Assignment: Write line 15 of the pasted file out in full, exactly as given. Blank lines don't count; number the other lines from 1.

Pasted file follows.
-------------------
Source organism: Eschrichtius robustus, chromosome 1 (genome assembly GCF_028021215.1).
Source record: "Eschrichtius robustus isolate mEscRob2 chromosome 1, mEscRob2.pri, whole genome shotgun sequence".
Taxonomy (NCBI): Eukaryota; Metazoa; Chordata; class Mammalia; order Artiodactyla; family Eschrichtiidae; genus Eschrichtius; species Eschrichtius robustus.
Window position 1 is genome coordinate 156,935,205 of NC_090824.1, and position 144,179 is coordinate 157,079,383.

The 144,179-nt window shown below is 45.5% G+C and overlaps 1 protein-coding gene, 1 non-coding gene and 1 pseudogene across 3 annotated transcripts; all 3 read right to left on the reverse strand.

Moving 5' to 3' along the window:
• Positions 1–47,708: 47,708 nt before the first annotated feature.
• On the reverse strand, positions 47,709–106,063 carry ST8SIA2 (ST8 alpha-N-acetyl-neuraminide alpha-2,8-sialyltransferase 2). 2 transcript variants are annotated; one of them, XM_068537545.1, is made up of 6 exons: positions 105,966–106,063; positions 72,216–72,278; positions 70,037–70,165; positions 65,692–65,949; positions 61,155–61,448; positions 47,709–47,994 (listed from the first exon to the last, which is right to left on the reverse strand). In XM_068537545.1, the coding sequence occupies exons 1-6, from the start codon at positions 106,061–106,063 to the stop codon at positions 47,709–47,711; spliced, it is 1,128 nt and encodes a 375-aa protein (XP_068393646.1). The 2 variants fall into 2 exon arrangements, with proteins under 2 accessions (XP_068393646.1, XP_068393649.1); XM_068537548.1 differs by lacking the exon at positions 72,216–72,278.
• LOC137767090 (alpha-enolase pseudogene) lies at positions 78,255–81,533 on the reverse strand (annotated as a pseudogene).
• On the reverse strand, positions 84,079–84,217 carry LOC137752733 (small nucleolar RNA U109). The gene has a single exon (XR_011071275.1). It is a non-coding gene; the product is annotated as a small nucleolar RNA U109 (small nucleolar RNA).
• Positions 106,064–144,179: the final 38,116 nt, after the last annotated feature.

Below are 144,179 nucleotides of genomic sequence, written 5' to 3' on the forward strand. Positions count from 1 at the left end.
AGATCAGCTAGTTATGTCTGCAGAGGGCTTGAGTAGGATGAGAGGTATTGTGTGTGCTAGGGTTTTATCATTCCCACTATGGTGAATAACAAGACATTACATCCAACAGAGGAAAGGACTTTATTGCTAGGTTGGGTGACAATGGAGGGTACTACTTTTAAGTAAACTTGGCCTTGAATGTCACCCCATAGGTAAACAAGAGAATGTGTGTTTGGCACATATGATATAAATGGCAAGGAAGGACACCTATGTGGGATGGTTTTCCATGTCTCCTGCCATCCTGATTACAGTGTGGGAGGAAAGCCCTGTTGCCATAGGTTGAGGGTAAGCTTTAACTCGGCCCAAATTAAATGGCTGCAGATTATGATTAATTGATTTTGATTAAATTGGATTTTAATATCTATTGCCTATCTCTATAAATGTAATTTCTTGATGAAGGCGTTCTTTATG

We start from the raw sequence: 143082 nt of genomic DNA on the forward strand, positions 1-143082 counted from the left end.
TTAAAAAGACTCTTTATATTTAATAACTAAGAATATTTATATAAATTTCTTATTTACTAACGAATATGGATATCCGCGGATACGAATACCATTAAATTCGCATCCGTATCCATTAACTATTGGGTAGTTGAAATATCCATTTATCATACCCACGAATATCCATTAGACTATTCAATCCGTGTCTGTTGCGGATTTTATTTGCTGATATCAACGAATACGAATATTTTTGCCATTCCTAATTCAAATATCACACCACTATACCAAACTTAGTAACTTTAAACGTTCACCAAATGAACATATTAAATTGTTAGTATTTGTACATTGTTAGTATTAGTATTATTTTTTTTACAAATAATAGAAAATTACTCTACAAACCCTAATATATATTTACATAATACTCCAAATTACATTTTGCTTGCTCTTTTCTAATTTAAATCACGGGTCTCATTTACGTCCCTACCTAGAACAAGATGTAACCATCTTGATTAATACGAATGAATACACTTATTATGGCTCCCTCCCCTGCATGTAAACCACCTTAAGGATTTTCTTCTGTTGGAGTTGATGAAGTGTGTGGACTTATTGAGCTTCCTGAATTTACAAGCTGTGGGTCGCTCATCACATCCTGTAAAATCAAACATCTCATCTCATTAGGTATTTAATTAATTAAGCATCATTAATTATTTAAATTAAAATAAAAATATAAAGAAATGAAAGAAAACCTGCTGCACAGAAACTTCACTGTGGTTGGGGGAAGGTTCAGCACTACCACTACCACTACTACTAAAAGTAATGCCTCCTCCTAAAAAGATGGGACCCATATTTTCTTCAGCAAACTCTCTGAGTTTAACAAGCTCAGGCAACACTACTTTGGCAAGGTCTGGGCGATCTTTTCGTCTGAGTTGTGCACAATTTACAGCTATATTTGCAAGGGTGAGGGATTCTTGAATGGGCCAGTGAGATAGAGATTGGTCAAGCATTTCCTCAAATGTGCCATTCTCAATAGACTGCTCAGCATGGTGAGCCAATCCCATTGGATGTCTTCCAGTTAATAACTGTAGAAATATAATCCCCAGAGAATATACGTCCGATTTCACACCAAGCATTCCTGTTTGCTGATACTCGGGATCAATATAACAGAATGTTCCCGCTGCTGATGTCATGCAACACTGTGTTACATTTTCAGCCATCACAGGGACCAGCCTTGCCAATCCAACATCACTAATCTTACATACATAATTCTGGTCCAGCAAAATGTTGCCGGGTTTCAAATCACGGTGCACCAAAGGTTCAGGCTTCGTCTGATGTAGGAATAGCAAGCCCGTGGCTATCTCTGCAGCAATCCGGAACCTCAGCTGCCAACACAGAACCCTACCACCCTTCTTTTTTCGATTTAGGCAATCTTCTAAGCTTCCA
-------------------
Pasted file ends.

TTAAAAAGACTCTTTATATTTAATAACTAAGAATATTTATATAAATTTCTTATTTACTAACGAATATGGATATCCGCGGATACGAATACCATTAAATTCGCATCCGTATCCATTAACTATTGGGTAGTTGAAATATCCATTTATCATACCCACGAATATCCATTAGACTATTCAATCCGTGTCTGTTGCGGATTTTATTTGCTGATATCAACGAATACGAATATTTTTGCCATTCCTAATTCAAATATCACACCACTATACCAAACTTAGTAACTTTAAACGTTCACCAAATGAACATATTAAATTGTTAGTATTTGTACATTGTTAGTATTAGTATTATTTTTTTTACAAATAATAGAAAATTACTCTACAAACCCTAATATATATTTACATAATACTCCAAATTACATTTTGCTTGCTCTTTTCTAATTTAAATCACGGGTCTCATTTACGTCCCTACCTAGAACAAGATGTAACCATCTTGATTAATACGAATGAATACACTTATTATGGCTCCCTCCCCTGCATGTAAACCACCTTAAGGATTTTCTTCTGTTGGAGTTGATGAAGTGTGTGGACTTATTGAGCTTCCTGAATTTACAAGCTGTGGGTCGCTCATCACATCCTGTAAAATCAAACATCTCATCTCATTAGGTATTTAATTAATTAAGCATCATTAATTATTTAAATTAAAATAAAAATATAAAGAAATGAAAGAAAACCTGCTGCACAGAAACTTCACTGTGGTTGGGGGAAGGTTCAGCACTACCACTACCACTACTACTAAAAGTAATGCCTCCTCCTAAAAAGATGGGACCCATATTTTCTTCAGCAAACTCTCTGAGTTTAACAAGCTCAGGCAACACTACTTTGGCAAGGTCTGGGCGATCTTTTCGTCTGAGTTGTGCACAATTTACAGCTATATTTGCAAGGGTGAGGGATTCTTGAATGGGCCAGTGAGATAGAGATTGGTCAAGCATTTCCTCAAATGTGCCATTCTCAATAGACTGCTCAGCATGGTGAGCCAATCCCATTGGATGTCTTCCAGTTAATAACTGTAGAAATATAATCCCCAGAGAATATACGTCCGATTTCACACCAAGCATTCCTGTTTGCTGATACTCGGGATCAATATAACAGAATGTTCCCGCTGCTGATGTCATGCAACACTGTGTTACATTTTCAGCCATCACAGGGACCAGCCTTGCCAATCCAACATCACTAATCTTACATACATAATTCTGGTCCAGCAAAATGTTGCCGGGTTTCAAATCACGGTGCACCAAAGGTTCAGGCTTCGTCTGATGTAGGAATAGCAAGCCCGTGGCTATCTCTGCAGCAATCCGGAACCTCAGCTGCCAACACAGAACCCTACCACCCTTCTTTTTTCGATTTAGGCAATCTTCTAAGCTTCCA